THE skeletal remains of more than a thousand people have been recovered from what experts believe was one of the country’s largest medieval cemeteries.
The ancient bones have produced evidence of several suspected murders and one case of leprosy – an extremely rare occurrence in medieval times.
Osteoarchaeologist Carmelita Troy, of Headland Archaeology in Cork, said yesterday she has studied the ancient remains of nearly 1,300 individuals – adult males and females along with children – who were buried at the site at Ardreigh, Athy, in Co Kildare.
It is one of the largest skeleton assemblages in the country.
It is believed the site served as a huge regional cemetery for the south Kildare region from perhaps the 7th or 8th century, with classic Christian-style burials – bodies aligned west to east – taking place right up to the 1400s.
“Through the evidence gathered from the results of these excavations, it was clear Ardreigh was a highly significant medieval site, and one that can be considered to be of regional – and probably national importance,” a preliminary report on the site suggested.
While final reports and exact carbon-dating have yet to be completed, the Ardreigh skeleton find is already being compared to important cemeteries at the medieval cathedral at Ardfert in Co Kerry, the Mount Offaly cemetery in south Co Dublin and Ballyhanna in Co Donegal.
“The skeletons from Ardreigh give us an important insight into, and help us understand our national heritage and the people from whom we are descended,” Ms Troy said.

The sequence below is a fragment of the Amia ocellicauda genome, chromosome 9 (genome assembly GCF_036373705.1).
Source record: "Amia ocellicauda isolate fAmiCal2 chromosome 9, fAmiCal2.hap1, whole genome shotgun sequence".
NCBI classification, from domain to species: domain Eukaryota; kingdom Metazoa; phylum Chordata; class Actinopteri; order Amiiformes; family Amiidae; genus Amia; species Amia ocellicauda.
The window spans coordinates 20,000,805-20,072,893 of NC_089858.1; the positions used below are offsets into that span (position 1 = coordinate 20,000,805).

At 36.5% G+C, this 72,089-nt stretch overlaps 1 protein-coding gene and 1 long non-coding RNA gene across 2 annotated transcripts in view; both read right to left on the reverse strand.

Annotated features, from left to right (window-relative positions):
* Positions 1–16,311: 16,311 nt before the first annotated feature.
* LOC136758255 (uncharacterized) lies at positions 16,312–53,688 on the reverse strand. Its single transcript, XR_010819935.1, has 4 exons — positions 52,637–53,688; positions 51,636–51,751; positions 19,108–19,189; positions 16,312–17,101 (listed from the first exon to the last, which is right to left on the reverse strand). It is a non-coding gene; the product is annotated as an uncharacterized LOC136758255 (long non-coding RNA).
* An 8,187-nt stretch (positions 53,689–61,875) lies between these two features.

The site was discovered as part of the R417 Athy-Carlow road realignment scheme.
Initial inspections were carried out in 1999. Further excavations took place between 2000 and 2003 before work resumed in May 2007, concluding in April 2008.
Two neolithic axe heads, several sherds of neolithic pottery, a Bronze Age cremation pit, and defensive ditches that may date to early Christian times, were found.
But the site yielded vast amounts of Medieval material and the remains of some 1,300 people.
The bones were transported to Headland’s office in Cork for detailed study.
Ms Troy has spent the last year studying the bones and said while it has been hard work, it has been a fascinating project.
The remains include male and female adults, some aged between 45 and 60, teenagers, children and even some foetuses – one as young as 20 weeks.
Dozens of adult skeletons displayed signs of arthritis, which would not be uncommon.
However, one person was found buried face down with his hands positioned behind his back. The cause of death could not be established.
Ms Troy said the skulls of five adults had suffered sharp-implement injuries or blunt force trauma, possibly due to a blow from an axe.
One skeleton was found to have had a leg amputated, possibly for medical reasons.
She said the vast quantity of skeletons found at this site allows archaeologists to statistically compare the results with other major medieval sites, and draw conclusions in relation to population profiles, as well as the ages, sex and segregation of the people.
Her work on the project is nearing completion. Her final report will form part of the overall report on the site, which will determine where and how the bones will be stored.
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